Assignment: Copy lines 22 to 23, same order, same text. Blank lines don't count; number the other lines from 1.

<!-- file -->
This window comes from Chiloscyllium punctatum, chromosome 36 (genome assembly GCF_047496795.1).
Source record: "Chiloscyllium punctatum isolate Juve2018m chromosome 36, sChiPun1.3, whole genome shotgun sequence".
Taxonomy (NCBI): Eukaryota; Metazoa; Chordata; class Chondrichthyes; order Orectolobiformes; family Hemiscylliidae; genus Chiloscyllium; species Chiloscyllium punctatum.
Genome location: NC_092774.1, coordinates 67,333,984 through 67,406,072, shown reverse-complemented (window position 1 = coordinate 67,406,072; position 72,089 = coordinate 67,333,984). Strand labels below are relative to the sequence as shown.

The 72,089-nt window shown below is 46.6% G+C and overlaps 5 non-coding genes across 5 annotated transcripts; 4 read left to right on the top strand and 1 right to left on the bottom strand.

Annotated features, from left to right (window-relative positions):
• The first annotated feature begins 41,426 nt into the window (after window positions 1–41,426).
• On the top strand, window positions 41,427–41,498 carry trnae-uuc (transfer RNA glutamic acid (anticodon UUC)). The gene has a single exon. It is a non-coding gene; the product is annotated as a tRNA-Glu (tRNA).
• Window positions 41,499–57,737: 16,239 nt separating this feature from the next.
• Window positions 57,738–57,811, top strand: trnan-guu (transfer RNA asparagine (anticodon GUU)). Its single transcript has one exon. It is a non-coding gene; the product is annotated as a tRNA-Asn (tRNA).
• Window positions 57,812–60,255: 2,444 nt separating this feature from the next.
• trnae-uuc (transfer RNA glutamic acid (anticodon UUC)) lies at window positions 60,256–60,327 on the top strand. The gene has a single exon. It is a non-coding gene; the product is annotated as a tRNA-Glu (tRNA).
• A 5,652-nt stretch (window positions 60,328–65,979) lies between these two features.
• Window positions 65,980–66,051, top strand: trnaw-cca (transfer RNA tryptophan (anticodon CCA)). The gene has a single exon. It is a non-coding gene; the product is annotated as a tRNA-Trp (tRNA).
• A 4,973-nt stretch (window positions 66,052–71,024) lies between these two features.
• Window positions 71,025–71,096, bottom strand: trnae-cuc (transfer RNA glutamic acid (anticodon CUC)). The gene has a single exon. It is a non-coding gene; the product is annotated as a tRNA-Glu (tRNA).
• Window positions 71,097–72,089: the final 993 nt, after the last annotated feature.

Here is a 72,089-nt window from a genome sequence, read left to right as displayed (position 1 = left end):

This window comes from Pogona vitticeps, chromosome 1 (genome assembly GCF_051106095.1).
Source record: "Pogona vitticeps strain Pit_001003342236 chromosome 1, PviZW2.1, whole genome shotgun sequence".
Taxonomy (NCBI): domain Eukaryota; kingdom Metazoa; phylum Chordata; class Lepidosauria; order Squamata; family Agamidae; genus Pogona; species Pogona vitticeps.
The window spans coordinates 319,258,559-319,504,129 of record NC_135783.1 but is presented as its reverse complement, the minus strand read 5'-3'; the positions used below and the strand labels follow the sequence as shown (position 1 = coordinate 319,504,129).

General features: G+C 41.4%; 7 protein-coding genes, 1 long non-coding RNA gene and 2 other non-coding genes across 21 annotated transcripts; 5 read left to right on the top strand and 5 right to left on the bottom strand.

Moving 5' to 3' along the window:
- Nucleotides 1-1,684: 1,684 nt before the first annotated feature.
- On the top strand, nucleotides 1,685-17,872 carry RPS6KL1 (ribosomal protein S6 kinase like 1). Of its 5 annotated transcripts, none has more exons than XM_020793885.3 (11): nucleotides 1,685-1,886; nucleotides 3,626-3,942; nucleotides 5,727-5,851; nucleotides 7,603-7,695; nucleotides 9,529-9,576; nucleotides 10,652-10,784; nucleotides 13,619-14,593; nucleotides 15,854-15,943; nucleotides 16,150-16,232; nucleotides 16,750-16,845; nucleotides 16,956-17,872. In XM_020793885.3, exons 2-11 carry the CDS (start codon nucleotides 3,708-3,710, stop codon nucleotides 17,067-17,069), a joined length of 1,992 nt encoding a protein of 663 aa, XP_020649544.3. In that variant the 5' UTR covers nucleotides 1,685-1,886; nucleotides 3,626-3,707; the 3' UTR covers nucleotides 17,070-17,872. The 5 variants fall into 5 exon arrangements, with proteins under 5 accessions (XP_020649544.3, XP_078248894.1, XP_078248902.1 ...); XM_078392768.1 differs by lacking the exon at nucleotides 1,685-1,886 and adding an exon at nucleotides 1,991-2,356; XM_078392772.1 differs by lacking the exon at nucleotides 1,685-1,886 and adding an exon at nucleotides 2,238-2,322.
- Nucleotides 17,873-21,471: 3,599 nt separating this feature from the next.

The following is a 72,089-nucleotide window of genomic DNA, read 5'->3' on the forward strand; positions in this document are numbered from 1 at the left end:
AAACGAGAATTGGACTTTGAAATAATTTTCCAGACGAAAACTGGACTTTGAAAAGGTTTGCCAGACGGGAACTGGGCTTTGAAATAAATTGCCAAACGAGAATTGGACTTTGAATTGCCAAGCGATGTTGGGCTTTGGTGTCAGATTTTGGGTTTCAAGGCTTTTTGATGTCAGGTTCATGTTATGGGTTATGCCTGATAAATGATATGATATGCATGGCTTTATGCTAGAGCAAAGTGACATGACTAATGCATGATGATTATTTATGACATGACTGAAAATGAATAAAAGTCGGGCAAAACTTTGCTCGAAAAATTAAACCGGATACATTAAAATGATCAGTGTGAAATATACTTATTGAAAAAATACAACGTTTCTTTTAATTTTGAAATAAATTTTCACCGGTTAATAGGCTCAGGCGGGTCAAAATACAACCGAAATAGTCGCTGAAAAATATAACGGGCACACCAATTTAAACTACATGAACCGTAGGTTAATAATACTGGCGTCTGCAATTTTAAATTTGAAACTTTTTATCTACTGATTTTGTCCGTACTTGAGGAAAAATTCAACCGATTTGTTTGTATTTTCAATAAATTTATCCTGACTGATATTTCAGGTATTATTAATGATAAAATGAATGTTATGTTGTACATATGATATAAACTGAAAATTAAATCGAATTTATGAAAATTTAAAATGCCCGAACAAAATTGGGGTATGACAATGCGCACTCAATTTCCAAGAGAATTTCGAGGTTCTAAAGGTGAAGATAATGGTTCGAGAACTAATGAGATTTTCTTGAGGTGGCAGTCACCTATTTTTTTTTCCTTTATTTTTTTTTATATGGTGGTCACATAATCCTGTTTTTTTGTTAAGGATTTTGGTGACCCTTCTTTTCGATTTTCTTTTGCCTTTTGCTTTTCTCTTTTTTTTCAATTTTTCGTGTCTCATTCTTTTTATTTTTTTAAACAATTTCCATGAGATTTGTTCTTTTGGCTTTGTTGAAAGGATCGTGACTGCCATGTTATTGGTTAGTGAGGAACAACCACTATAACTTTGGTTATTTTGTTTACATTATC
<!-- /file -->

The window spans coordinates 319,258,559-319,504,129 of record NC_135783.1 but is presented as its reverse complement, the minus strand read 5'-3'; the positions used below and the strand labels follow the sequence as shown (position 1 = coordinate 319,504,129).

General features: G+C 41.4%; 7 protein-coding genes, 1 long non-coding RNA gene and 2 other non-coding genes across 21 annotated transcripts; 5 read left to right on the top strand and 5 right to left on the bottom strand.